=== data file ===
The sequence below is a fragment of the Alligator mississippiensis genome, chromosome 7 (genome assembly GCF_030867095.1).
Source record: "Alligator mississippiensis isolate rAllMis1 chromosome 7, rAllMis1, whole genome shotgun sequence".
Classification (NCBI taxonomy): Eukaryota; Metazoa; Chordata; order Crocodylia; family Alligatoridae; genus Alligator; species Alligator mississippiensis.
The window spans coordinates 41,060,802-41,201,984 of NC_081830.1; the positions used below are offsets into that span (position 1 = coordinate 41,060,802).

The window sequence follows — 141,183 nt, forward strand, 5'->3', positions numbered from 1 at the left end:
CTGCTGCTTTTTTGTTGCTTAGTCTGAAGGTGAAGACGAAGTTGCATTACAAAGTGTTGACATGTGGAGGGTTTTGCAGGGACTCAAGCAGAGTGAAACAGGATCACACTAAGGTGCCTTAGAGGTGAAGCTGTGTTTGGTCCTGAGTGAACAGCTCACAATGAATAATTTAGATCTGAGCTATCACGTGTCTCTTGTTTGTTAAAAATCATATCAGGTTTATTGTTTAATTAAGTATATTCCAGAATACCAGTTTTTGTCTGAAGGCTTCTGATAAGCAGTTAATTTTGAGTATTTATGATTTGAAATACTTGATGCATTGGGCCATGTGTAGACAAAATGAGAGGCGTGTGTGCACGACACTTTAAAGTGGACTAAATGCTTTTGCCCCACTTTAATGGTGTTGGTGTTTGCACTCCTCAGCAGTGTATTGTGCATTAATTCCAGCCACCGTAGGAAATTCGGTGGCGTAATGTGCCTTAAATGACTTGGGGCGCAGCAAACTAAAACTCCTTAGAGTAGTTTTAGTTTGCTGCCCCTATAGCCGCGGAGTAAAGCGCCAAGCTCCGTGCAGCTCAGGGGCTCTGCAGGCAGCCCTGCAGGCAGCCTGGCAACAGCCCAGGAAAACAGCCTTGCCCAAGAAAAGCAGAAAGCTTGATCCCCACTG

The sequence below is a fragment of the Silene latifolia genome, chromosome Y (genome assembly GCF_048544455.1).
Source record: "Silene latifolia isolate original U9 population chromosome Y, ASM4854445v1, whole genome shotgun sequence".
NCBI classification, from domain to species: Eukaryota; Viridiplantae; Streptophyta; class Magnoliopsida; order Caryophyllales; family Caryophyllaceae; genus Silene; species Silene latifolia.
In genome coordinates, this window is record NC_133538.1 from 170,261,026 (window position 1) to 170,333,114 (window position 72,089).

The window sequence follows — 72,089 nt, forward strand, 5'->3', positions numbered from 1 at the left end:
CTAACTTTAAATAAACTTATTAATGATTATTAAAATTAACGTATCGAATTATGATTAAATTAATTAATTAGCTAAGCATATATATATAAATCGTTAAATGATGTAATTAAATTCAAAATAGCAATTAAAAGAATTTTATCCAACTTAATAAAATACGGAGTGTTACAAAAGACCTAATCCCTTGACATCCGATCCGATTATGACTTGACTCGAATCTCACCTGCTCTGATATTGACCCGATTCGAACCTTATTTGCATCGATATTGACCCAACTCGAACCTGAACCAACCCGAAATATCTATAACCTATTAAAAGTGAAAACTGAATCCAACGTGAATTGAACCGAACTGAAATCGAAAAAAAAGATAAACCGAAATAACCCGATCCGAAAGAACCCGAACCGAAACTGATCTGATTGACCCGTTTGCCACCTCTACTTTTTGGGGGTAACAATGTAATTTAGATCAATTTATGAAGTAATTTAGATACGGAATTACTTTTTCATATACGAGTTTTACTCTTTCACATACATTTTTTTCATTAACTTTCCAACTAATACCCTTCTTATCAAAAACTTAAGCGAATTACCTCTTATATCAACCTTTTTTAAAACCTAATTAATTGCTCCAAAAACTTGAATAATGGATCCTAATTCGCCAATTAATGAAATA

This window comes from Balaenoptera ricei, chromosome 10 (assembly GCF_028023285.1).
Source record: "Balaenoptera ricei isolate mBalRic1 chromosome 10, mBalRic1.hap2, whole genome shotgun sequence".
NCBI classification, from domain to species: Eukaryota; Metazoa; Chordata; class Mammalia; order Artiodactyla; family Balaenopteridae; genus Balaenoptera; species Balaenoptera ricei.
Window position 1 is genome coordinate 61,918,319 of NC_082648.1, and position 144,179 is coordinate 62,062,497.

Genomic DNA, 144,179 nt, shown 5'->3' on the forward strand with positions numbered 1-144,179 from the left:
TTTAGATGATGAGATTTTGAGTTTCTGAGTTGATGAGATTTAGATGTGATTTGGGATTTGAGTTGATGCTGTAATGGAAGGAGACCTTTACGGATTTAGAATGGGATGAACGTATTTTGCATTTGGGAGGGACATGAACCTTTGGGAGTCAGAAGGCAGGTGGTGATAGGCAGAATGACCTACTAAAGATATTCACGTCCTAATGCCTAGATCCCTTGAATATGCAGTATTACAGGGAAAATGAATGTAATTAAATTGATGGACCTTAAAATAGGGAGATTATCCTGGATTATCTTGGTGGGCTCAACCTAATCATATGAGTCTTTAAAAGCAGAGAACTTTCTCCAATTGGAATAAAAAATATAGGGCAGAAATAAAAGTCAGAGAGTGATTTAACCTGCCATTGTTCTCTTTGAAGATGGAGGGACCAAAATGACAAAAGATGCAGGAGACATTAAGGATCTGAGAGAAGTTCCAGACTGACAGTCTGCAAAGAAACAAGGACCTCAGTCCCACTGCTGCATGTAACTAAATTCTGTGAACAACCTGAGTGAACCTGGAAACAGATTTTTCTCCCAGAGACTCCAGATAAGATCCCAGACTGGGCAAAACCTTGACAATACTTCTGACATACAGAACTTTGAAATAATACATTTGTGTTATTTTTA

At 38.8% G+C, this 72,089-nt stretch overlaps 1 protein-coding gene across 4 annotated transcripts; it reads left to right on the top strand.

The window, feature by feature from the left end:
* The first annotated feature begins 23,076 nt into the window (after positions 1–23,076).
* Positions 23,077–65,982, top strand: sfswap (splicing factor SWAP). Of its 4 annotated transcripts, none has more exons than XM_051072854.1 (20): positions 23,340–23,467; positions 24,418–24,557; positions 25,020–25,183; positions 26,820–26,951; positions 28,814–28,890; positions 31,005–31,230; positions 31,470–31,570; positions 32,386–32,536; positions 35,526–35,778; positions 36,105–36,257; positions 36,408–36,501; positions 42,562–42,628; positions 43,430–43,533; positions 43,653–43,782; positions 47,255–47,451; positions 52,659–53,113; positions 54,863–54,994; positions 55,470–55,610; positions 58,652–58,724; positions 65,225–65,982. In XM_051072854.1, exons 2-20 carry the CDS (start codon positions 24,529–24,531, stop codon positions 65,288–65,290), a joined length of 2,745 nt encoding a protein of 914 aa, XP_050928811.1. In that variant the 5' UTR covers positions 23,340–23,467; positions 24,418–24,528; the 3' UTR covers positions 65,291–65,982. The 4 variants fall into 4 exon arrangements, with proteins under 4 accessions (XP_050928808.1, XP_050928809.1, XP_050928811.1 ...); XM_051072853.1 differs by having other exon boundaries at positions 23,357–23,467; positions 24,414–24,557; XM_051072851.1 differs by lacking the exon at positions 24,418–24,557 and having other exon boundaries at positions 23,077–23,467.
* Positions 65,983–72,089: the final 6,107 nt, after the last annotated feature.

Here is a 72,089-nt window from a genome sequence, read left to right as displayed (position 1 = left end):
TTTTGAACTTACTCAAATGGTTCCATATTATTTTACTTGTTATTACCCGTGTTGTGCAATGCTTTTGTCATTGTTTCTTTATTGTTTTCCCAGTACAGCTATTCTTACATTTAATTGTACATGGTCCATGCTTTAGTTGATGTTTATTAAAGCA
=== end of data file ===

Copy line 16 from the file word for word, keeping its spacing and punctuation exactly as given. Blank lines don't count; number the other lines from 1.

Window position 1 is genome coordinate 61,918,319 of NC_082648.1, and position 144,179 is coordinate 62,062,497.